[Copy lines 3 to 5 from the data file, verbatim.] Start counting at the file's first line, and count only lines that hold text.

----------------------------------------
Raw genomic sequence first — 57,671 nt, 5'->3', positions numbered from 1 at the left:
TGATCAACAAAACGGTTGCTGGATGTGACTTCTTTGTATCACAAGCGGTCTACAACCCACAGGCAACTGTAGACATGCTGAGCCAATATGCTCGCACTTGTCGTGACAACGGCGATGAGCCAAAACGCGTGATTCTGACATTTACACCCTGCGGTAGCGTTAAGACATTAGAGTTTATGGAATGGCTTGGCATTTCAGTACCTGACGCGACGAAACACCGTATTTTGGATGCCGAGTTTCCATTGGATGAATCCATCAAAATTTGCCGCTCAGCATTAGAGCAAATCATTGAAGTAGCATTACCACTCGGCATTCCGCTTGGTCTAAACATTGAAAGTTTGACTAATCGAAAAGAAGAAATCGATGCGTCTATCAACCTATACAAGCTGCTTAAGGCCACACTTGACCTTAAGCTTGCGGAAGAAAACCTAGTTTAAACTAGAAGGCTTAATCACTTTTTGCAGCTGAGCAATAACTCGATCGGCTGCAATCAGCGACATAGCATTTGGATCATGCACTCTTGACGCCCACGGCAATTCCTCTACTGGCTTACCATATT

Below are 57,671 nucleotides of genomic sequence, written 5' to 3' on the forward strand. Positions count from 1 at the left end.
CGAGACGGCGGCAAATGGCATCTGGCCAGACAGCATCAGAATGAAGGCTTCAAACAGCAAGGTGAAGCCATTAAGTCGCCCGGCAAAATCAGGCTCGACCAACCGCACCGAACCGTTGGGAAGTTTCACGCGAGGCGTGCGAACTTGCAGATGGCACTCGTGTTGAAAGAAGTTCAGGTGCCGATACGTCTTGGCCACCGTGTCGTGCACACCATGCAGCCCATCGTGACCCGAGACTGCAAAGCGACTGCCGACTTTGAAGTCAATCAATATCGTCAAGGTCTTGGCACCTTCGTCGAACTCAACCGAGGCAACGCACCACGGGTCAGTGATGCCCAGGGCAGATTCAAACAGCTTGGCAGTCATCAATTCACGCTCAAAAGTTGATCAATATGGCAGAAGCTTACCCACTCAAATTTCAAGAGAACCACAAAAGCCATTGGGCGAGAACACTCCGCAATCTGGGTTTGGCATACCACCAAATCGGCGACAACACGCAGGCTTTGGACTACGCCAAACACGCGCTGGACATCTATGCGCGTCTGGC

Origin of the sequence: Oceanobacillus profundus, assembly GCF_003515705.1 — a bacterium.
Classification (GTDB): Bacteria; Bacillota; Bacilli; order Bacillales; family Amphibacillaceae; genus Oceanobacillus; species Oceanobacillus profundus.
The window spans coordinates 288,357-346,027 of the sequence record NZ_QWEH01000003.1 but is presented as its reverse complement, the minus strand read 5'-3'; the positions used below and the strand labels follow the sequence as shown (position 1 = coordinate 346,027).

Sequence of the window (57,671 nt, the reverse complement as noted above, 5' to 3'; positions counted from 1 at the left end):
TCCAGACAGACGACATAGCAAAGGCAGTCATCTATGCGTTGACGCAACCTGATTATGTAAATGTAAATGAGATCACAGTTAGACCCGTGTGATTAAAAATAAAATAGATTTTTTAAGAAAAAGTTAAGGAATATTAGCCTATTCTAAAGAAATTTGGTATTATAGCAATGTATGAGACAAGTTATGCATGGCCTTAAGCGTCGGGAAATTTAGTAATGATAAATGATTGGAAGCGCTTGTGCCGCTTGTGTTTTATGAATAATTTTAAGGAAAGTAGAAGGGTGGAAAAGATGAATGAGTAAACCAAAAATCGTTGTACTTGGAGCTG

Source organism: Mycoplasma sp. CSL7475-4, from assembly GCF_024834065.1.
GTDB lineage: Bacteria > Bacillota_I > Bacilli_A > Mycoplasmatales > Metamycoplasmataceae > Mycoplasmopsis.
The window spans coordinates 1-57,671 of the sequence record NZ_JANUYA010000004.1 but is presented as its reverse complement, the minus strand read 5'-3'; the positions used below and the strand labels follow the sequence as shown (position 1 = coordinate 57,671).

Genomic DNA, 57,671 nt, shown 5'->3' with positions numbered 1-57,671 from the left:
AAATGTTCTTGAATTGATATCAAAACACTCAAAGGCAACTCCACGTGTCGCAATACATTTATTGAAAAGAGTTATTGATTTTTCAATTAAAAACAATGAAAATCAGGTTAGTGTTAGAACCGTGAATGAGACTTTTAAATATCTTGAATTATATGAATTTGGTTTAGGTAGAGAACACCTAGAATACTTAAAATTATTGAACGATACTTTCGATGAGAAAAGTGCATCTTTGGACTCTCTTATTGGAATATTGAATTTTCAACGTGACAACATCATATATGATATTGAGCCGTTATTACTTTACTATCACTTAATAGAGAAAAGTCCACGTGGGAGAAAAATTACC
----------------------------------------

Below are 57,671 nucleotides of genomic sequence, written 5' to 3' on the forward strand. Positions count from 1 at the left end.
CGAGACGGCGGCAAATGGCATCTGGCCAGACAGCATCAGAATGAAGGCTTCAAACAGCAAGGTGAAGCCATTAAGTCGCCCGGCAAAATCAGGCTCGACCAACCGCACCGAACCGTTGGGAAGTTTCACGCGAGGCGTGCGAACTTGCAGATGGCACTCGTGTTGAAAGAAGTTCAGGTGCCGATACGTCTTGGCCACCGTGTCGTGCACACCATGCAGCCCATCGTGACCCGAGACTGCAAAGCGACTGCCGACTTTGAAGTCAATCAATATCGTCAAGGTCTTGGCACCTTCGTCGAACTCAACCGAGGCAACGCACCACGGGTCAGTGATGCCCAGGGCAGATTCAAACAGCTTGGCAGTCATCAATTCACGCTCAAAAGTTGATCAATATGGCAGAAGCTTACCCACTCAAATTTCAAGAGAACCACAAAAGCCATTGGGCGAGAACACTCCGCAATCTGGGTTTGGCATACCACCAAATCGGCGACAACACGCAGGCTTTGGACTACGCCAAACACGCGCTGGACATCTATGCGCGTCTGGC

Origin of the sequence: Oceanobacillus profundus, assembly GCF_003515705.1 — a bacterium.